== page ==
Joining Bátiz-Benét at the 2015 Distinguished Alumni Awards Night on Wednesday, February 4, at the Hotel Grand Pacific will be the other noted thinkers, changers and difference-makers being honoured: Victoria Wells (Continuing Studies), Anne Tenning (Education), Josh Blair (Engineering), Kim Henderson (Human & Social Development), Lucas Aykroyd (Humanities), Douglas S. White (Law), David Day (Libraries), Dr. Tom Rimmer (Medical Sciences), Robert Beecroft (Science) and Susan Cartwright (Social Sciences).
a Mexicanadian perspective
Born and raised in Mexico, Bátiz-Benét moved to Canada in 1997 to attend UVic, where she earned a BFA in Writing (both poetry and drama), as well as a BA (with honours) in Philosophy. She also completed a Diploma in Film Production from the Pacific Film & New Media Academy. Approaching expression from as many angles as possible, she has worked as writer, dramaturge, theatre director, translator, adapter, actor, puppeteer, multi-media artist, screenwriter, film and video editor, cinematographer and director. Not that any of that was the plan, of course.
A scene from her mariachi opera, El Jinete
“I never intended to live in Canada,” she says. “But I chose UVic because of its writing program and because it was on an island in the Pacific. The prospect of studying and reading the great masters and thinkers, while being able to develop my own writing amidst a forest of pines by the ocean, was a dream come true.”
“Moving to an entirely different culture, language, way of thinking, and country, did wonders for my growth as a person and as an artist,” she continues. “I was able to find out who I was and what I was capable of doing away from the comfort and security of home, family, my culture, and my language. I feel very grateful and lucky I was able to study as many things as I did, and to learn and experiment with as many things as I did.“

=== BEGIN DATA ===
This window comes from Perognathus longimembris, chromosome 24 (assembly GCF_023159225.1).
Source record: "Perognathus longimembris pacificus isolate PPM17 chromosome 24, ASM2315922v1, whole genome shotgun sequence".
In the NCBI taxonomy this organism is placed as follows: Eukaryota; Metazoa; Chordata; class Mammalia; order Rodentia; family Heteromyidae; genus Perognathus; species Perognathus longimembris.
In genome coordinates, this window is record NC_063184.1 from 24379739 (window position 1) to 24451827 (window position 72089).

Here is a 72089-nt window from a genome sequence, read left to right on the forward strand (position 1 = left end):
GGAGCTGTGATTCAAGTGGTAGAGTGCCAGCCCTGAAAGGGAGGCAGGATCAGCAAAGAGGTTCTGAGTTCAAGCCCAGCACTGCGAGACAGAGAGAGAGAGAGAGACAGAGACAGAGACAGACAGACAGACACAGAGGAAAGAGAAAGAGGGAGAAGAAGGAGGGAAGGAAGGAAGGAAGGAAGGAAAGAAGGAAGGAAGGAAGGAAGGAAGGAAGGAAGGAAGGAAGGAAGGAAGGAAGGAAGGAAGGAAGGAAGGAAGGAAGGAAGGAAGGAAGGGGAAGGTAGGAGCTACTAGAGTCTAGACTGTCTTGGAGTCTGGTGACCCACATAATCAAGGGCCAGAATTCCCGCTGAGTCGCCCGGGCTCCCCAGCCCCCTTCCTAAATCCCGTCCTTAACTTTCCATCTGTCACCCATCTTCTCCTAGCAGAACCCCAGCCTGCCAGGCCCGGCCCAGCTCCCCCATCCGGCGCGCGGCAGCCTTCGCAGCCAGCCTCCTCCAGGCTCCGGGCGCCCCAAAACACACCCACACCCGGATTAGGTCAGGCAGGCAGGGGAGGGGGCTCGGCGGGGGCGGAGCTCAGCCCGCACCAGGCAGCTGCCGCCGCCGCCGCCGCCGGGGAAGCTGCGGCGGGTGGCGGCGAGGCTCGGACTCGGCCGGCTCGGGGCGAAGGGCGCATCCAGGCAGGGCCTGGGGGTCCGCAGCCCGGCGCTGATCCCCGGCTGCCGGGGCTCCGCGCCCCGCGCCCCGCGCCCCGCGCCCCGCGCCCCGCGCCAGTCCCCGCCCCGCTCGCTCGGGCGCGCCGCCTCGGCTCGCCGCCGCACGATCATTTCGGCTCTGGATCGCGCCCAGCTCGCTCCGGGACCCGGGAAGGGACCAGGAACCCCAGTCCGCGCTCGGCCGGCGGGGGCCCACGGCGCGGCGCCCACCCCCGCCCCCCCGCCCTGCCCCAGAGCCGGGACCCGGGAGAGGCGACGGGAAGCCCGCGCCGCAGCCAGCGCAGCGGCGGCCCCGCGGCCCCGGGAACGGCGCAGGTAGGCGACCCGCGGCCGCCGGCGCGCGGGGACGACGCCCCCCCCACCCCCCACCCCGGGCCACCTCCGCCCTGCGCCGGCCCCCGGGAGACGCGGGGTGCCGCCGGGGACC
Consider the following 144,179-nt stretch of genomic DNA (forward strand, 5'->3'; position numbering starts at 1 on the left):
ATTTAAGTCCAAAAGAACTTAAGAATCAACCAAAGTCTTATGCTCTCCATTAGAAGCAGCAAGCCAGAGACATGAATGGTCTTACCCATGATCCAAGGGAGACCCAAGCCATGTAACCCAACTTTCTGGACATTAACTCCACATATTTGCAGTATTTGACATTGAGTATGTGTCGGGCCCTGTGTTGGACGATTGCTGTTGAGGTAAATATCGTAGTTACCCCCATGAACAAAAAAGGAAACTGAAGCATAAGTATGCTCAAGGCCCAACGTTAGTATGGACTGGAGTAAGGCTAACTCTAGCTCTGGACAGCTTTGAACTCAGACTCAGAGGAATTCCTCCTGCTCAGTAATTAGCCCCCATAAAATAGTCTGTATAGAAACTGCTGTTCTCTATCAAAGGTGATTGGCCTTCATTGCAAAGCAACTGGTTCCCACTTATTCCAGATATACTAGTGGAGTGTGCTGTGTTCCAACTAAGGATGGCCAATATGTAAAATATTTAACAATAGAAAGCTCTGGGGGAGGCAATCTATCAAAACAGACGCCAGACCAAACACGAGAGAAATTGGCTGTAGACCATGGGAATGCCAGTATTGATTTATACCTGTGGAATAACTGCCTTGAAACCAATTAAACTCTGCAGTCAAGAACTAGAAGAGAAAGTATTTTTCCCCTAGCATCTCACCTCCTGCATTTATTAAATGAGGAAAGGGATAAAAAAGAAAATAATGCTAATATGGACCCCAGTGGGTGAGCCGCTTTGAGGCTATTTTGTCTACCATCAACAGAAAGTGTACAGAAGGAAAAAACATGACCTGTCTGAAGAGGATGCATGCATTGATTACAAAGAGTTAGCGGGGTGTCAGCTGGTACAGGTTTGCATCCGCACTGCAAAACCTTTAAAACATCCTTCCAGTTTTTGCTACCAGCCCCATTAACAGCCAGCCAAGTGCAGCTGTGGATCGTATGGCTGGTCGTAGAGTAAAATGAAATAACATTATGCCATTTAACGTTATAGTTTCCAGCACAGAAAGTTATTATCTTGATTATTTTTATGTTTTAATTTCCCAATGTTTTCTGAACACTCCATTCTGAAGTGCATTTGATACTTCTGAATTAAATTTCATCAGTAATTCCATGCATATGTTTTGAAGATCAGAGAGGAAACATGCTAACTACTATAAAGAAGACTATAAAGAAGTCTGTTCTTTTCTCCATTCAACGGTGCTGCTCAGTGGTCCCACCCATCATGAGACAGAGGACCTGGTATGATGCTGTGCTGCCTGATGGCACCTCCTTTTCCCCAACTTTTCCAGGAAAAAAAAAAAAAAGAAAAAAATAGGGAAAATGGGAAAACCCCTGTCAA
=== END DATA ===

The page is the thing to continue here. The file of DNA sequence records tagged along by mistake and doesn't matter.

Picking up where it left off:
As one of the many international students who contribute to UVic’s rich tapestry of success, Bátiz-Benét never regrets choosing to come here to learn. “I think it’s paramount for local audiences to learn from other cultures, especially in the multicultural experiment that is Canada. “We need to learn from each other so we have a greater and better understanding of what it means to be human,” she says. “Every culture experiences life from a different angle, from a different point of view and, in my experience, the more points of view you have, the more your understanding expands and deepens. I have a Mexican way of understanding and viewing the world, as well as a Canadian one, which enables me to develop a third point of view—a ‘Mexicanadian’ one, if you like.”
Bátiz-Benét and Brian Richmond (photo: Times Colonist)
Blue Bridge Artist Director and Department of Theatre professor Brian Richmond worked with Bátiz-Benét in 2014 on Cruel Tears/Lágrimas Crueles. “Mercedes is scary smart,” he says. “I have not only had the great privilege of working with her in Mexico and Canada on two very different productions of the musical Cruel Tears/ Lágrimas Crueles, but have watched her remarkable work with Puente Theatre with admiration and respect. She is an amazing asset for the Victoria, British Columbian and Canadian theatre community.”
exploring many paths
But how did she go from her original plans to specialize in poetry and journalism, to a career in theatre and film? “I actually found theatre and film during my time at UVic,” she explains. “Writing 100 changed my life—not only did I have to write poems, but also a play for the very first time, and a short story. It opened my eyes to new worlds of possibility, learning and expression, and when the time came to choose my major, I couldn’t let theatre go.”
Bátiz-Benét’s cinematographic work helped this Feist film win a Juno Award in 2012